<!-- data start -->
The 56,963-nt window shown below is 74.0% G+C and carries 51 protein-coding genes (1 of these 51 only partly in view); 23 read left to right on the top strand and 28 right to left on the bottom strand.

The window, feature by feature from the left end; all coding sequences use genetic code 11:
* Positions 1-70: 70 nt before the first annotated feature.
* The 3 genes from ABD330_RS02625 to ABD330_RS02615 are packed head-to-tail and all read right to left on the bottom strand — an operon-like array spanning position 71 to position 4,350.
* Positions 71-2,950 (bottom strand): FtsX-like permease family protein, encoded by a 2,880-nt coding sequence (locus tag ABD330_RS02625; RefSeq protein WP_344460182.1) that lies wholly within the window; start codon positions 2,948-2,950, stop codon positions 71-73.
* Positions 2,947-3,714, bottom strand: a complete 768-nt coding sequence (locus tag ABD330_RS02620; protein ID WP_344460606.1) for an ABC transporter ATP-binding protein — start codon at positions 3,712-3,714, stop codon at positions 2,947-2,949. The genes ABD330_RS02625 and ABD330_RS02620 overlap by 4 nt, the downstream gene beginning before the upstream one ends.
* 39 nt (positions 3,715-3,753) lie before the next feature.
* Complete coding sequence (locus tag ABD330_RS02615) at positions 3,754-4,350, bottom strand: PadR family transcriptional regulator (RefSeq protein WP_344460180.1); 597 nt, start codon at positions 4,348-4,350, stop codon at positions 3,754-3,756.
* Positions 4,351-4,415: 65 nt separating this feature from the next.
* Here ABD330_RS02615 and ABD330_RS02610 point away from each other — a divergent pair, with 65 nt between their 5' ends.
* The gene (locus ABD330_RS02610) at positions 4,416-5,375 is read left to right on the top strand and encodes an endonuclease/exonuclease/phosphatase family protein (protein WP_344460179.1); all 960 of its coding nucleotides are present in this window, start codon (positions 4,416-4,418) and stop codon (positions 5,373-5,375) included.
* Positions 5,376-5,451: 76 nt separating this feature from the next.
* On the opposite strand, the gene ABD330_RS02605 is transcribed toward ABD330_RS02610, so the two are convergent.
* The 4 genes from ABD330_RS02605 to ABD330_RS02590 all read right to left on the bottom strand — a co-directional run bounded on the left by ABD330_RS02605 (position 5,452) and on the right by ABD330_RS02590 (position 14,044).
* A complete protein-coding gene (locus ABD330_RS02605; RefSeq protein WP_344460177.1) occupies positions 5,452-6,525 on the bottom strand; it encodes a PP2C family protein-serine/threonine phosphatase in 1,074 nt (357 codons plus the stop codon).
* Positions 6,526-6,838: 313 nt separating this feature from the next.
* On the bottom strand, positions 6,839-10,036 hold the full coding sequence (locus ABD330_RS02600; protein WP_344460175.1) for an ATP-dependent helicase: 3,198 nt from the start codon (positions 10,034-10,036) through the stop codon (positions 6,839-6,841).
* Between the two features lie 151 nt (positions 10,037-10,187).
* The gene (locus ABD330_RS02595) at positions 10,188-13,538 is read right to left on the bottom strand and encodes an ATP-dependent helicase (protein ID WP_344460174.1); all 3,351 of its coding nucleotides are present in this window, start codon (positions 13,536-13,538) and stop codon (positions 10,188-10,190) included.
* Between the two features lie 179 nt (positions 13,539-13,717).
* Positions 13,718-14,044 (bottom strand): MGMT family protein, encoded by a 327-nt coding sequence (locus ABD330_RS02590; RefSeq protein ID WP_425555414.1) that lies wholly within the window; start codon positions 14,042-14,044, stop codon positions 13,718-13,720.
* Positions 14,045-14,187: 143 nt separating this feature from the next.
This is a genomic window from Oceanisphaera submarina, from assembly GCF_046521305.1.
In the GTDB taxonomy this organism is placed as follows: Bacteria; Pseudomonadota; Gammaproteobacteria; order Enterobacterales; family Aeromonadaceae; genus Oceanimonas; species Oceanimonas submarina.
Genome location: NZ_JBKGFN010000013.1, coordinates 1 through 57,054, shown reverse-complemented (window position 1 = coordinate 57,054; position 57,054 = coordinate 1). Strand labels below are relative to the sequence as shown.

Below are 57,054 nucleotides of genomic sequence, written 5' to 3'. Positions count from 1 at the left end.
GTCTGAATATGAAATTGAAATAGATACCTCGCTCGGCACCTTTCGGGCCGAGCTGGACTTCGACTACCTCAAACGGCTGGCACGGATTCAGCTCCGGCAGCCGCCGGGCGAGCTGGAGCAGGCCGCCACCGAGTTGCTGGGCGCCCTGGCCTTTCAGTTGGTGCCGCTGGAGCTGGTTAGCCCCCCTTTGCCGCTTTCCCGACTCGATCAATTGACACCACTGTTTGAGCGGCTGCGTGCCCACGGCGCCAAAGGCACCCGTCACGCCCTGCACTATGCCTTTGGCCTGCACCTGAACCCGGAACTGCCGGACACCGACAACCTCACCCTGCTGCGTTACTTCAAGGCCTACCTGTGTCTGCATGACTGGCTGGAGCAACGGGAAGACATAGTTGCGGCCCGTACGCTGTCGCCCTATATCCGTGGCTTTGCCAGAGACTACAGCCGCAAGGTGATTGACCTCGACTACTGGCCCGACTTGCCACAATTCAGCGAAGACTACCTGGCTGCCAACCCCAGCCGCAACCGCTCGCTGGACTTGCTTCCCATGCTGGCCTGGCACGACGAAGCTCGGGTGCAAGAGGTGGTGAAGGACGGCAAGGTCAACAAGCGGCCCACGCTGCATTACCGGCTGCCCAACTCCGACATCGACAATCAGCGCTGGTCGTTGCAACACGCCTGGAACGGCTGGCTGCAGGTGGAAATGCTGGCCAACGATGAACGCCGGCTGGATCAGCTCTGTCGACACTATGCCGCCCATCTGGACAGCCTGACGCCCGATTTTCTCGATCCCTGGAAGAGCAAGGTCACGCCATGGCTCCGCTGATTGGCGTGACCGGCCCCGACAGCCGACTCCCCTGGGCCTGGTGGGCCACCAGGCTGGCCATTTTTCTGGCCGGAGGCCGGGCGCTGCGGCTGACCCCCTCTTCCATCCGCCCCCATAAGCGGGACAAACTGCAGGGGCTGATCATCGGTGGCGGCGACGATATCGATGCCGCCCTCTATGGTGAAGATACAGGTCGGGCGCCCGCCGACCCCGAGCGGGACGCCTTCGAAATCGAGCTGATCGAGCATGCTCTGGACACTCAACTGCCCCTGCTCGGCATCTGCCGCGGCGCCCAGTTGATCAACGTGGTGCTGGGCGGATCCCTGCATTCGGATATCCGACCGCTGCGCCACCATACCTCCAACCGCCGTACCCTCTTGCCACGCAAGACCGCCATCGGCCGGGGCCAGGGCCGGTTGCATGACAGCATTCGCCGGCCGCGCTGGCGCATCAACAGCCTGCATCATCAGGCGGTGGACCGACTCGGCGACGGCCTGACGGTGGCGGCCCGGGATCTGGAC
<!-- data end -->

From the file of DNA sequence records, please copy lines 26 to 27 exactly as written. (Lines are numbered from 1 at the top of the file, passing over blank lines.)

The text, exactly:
Below are 57,054 nucleotides of genomic sequence, written 5' to 3'. Positions count from 1 at the left end.
GTCTGAATATGAAATTGAAATAGATACCTCGCTCGGCACCTTTCGGGCCGAGCTGGACTTCGACTACCTCAAACGGCTGGCACGGATTCAGCTCCGGCAGCCGCCGGGCGAGCTGGAGCAGGCCGCCACCGAGTTGCTGGGCGCCCTGGCCTTTCAGTTGGTGCCGCTGGAGCTGGTTAGCCCCCCTTTGCCGCTTTCCCGACTCGATCAATTGACACCACTGTTTGAGCGGCTGCGTGCCCACGGCGCCAAAGGCACCCGTCACGCCCTGCACTATGCCTTTGGCCTGCACCTGAACCCGGAACTGCCGGACACCGACAACCTCACCCTGCTGCGTTACTTCAAGGCCTACCTGTGTCTGCATGACTGGCTGGAGCAACGGGAAGACATAGTTGCGGCCCGTACGCTGTCGCCCTATATCCGTGGCTTTGCCAGAGACTACAGCCGCAAGGTGATTGACCTCGACTACTGGCCCGACTTGCCACAATTCAGCGAAGACTACCTGGCTGCCAACCCCAGCCGCAACCGCTCGCTGGACTTGCTTCCCATGCTGGCCTGGCACGACGAAGCTCGGGTGCAAGAGGTGGTGAAGGACGGCAAGGTCAACAAGCGGCCCACGCTGCATTACCGGCTGCCCAACTCCGACATCGACAATCAGCGCTGGTCGTTGCAACACGCCTGGAACGGCTGGCTGCAGGTGGAAATGCTGGCCAACGATGAACGCCGGCTGGATCAGCTCTGTCGACACTATGCCGCCCATCTGGACAGCCTGACGCCCGATTTTCTCGATCCCTGGAAGAGCAAGGTCACGCCATGGCTCCGCTGATTGGCGTGACCGGCCCCGACAGCCGACTCCCCTGGGCCTGGTGGGCCACCAGGCTGGCCATTTTTCTGGCCGGAGGCCGGGCGCTGCGGCTGACCCCCTCTTCCATCCGCCCCCATAAGCGGGACAAACTGCAGGGGCTGATCATCGGTGGCGGCGACGATATCGATGCCGCCCTCTATGGTGAAGATACAGGTCGGGCGCCCGCCGACCCCGAGCGGGACGCCTTCGAAATCGAGCTGATCGAGCATGCTCTGGACACTCAACTGCCCCTGCTCGGCATCTGCCGCGGCGCCCAGTTGATCAACGTGGTGCTGGGCGGATCCCTGCATTCGGATATCCGACCGCTGCGCCACCATACCTCCAACCGCCGTACCCTCTTGCCACGCAAGACCGCCATCGGCCGGGGCCAGGGCCGGTTGCATGACAGCATTCGCCGGCCGCGCTGGCGCATCAACAGCCTGCATCATCAGGCGGTGGACCGACTCGGCGACGGCCTGACGGTGGCGGCCCGGGATCTGGAC